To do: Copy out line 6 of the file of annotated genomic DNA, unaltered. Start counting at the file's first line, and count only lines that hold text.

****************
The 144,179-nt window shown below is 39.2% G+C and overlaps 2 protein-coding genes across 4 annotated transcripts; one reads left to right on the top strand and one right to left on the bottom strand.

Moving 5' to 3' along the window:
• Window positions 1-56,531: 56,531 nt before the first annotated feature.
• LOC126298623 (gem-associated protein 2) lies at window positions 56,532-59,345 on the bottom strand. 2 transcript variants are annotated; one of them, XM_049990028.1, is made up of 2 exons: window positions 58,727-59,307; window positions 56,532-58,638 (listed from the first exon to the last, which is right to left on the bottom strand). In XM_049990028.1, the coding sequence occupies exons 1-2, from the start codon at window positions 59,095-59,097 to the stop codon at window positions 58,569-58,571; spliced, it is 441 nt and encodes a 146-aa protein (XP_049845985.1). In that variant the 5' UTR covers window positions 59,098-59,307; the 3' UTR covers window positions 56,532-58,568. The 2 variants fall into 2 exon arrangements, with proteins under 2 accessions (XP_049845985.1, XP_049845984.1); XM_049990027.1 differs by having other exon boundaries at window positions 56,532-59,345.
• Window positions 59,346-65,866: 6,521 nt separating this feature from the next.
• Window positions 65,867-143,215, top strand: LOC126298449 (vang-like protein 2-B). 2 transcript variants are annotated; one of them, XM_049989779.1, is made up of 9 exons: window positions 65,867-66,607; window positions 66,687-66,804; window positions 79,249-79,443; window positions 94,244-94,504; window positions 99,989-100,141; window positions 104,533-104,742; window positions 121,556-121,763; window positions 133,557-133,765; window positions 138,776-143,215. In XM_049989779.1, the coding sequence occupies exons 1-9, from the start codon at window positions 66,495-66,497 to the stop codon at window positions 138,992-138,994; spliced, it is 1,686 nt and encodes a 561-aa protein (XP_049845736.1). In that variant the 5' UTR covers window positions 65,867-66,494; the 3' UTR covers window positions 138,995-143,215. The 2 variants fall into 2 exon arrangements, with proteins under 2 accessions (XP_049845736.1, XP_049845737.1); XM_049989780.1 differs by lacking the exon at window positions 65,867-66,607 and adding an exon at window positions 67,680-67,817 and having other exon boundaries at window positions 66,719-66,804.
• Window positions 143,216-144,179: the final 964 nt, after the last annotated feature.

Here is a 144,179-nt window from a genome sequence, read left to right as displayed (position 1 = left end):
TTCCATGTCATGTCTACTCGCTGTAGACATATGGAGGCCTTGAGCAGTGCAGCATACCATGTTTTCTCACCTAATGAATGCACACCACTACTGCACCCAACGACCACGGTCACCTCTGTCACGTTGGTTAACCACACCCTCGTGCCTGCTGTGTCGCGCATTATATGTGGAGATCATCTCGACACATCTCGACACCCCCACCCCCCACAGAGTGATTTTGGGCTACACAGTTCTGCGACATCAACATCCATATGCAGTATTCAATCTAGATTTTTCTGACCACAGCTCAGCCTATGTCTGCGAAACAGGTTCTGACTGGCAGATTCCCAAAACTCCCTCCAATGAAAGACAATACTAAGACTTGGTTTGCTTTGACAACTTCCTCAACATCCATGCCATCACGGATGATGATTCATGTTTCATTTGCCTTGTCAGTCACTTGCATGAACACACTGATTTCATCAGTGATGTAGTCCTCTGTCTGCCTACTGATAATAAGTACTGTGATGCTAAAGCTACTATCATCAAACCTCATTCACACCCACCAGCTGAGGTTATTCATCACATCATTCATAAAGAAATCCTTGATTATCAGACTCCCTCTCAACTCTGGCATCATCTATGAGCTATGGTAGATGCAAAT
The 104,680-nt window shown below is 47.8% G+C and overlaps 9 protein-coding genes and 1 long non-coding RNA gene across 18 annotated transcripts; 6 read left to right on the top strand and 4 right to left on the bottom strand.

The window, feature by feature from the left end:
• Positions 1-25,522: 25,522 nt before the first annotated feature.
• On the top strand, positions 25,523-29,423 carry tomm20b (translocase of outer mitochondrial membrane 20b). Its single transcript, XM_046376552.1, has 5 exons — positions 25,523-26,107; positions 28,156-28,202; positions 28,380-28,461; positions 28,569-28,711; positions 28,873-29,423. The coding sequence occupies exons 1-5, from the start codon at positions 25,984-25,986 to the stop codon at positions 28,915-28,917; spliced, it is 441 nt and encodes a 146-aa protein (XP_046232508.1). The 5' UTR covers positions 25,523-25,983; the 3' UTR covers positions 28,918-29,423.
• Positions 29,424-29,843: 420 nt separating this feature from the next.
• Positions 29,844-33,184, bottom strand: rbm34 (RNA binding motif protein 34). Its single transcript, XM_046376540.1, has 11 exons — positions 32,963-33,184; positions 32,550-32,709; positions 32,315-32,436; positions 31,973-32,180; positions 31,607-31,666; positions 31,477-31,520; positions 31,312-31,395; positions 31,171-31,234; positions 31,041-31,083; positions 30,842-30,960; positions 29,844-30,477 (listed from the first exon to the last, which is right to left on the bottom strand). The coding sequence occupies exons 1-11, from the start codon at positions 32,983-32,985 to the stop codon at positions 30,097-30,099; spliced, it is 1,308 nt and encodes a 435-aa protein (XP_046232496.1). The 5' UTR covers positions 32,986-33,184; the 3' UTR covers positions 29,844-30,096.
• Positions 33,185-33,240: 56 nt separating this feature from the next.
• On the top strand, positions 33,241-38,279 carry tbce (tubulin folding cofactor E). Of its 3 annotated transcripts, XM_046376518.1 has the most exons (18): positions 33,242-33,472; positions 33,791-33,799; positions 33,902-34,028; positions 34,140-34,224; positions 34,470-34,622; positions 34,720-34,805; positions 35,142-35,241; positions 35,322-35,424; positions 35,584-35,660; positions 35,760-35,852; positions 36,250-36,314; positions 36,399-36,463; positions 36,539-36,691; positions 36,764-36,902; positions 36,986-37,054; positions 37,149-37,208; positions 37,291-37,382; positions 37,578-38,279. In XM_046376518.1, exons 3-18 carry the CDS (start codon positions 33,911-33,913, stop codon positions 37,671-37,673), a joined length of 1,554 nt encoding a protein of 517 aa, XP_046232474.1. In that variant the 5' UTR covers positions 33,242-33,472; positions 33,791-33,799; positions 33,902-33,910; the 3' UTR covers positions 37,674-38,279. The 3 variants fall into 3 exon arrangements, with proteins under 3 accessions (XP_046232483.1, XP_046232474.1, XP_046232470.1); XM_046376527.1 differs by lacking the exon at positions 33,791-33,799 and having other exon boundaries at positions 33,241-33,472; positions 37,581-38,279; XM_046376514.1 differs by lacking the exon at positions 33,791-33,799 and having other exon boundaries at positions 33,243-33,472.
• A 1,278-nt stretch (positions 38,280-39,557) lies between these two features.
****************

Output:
• Window positions 65,867-143,215, top strand: LOC126298449 (vang-like protein 2-B). 2 transcript variants are annotated; one of them, XM_049989779.1, is made up of 9 exons: window positions 65,867-66,607; window positions 66,687-66,804; window positions 79,249-79,443; window positions 94,244-94,504; window positions 99,989-100,141; window positions 104,533-104,742; window positions 121,556-121,763; window positions 133,557-133,765; window positions 138,776-143,215. In XM_049989779.1, the coding sequence occupies exons 1-9, from the start codon at window positions 66,495-66,497 to the stop codon at window positions 138,992-138,994; spliced, it is 1,686 nt and encodes a 561-aa protein (XP_049845736.1). In that variant the 5' UTR covers window positions 65,867-66,494; the 3' UTR covers window positions 138,995-143,215. The 2 variants fall into 2 exon arrangements, with proteins under 2 accessions (XP_049845736.1, XP_049845737.1); XM_049989780.1 differs by lacking the exon at window positions 65,867-66,607 and adding an exon at window positions 67,680-67,817 and having other exon boundaries at window positions 66,719-66,804.